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Super-lattice design realises elusive 'multiferroic' properties

22 August 2015

A team at Northwestern University is attempting to combine ferromagnetism and ferroelectricity, which rarely coexist in one material at room temperature.

Super-lattice structure of lithium osmate and lithium niobate (illustration courtesy of McCormick School of Engineering/Northwestern University/James Rondinelli)

From the spinning disc of a computer’s hard drive to the varying current in a transformer, many technological devices work by merging electricity and magnetism. But the search to find a single material that combines both electric polarisations and magnetisations remains challenging.

This elusive class of materials is called multiferroics, which combine two or more primary ferroic properties. Northwestern Engineering’s James Rondinelli and his research team are interested in combining ferromagnetism and ferroelectricity, which rarely coexist in one material at room temperature.

“Researchers have spent the past decade or more trying to find materials that exhibit these properties,” says Rondinelli, assistant professor of materials science and engineering in the McCormick School of Engineering at Northwestern. “If such materials can be found, they are both interesting from a fundamental perspective and yet even more attractive for technological applications.”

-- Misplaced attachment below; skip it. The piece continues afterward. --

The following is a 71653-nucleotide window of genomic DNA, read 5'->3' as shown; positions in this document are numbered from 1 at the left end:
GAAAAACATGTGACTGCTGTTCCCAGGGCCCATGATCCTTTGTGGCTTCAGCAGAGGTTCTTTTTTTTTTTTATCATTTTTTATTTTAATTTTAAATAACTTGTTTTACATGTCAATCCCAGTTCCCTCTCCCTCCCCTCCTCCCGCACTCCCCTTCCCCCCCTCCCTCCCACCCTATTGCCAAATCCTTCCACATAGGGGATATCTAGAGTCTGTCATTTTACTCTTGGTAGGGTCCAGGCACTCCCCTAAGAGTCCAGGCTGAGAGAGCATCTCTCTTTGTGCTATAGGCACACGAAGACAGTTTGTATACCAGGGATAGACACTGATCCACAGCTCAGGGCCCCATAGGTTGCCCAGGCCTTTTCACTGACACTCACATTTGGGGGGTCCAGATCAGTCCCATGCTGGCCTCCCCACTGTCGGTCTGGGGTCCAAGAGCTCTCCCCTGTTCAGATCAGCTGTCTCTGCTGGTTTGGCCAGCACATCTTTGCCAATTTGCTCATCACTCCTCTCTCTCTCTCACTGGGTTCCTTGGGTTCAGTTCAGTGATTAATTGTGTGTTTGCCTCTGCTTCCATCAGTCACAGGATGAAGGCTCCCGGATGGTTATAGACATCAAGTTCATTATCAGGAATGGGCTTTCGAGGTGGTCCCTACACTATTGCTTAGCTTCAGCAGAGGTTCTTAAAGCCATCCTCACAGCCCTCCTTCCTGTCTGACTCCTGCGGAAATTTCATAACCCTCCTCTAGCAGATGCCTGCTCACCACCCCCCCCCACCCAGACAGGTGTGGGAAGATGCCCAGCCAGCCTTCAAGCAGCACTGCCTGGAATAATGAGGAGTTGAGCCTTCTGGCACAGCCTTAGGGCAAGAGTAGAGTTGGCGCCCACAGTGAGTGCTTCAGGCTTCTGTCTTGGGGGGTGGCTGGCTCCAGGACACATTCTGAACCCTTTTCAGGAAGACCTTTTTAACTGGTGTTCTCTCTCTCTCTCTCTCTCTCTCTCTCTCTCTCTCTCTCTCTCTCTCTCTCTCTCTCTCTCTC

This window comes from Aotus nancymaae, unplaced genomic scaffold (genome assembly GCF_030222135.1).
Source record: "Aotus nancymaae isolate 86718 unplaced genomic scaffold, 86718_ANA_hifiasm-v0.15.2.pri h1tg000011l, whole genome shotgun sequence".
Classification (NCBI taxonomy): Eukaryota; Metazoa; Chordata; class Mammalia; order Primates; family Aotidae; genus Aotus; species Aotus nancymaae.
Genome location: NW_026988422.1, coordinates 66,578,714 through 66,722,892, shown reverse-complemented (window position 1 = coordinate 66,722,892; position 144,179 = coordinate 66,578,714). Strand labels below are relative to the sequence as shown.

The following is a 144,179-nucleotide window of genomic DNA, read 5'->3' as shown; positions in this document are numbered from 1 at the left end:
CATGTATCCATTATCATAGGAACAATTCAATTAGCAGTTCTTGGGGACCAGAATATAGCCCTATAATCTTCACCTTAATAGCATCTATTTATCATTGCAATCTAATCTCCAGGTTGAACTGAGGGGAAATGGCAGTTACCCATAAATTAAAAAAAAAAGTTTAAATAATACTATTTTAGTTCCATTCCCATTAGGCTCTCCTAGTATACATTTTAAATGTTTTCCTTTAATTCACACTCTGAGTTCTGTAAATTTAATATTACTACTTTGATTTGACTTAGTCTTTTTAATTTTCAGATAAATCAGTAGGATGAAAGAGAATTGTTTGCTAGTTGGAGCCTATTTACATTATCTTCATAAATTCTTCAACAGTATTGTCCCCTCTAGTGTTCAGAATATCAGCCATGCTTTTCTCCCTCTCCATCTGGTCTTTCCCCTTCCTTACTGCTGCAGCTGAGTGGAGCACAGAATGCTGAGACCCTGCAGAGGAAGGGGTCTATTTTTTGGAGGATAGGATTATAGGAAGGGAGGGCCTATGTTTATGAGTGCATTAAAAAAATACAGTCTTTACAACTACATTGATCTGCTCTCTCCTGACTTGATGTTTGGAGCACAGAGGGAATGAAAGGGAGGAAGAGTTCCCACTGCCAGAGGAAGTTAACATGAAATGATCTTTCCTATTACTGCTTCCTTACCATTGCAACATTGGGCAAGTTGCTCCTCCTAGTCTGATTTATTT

In order for ferroelectricity to exist, the material must be insulating. For this reason, nearly every approach to date has focused on searching for multiferroics in insulating magnetic oxides. Rondinelli’s team started with a different approach. They instead used quantum mechanical calculations to study a metallic oxide, lithium osmate, with a structural disposition to ferroelectricity, and sandwiched it between an insulating material, lithium niobate.

While lithium osmate is a non-magnetic and non-insulating metal, lithium niobate is insulating and ferroelectric but also non-magnetic. By alternating the two materials, Rondinelli created a super-lattice that — at the quantum scale — became insulating, ferromagnetic, and ferroelectric at room temperature.

“The polar metal became insulating through an electronic phase transition,” Rondinelli explains. “Owing to the physics of the enhanced electron-electron interactions in the super-lattice, the electronic transition induces an ordered magnetic state.”

An article describing the research appears in the August 21 issue of Physical Review Letters.

This new design strategy for realising multiferroics could open up new possibilities for electronics, including logic processing and new types of memory storage. Multiferroic materials also hold potential for low-power electronics as they offer the possibility to control magnetic polarisations with an electric field, which consumes much less energy.

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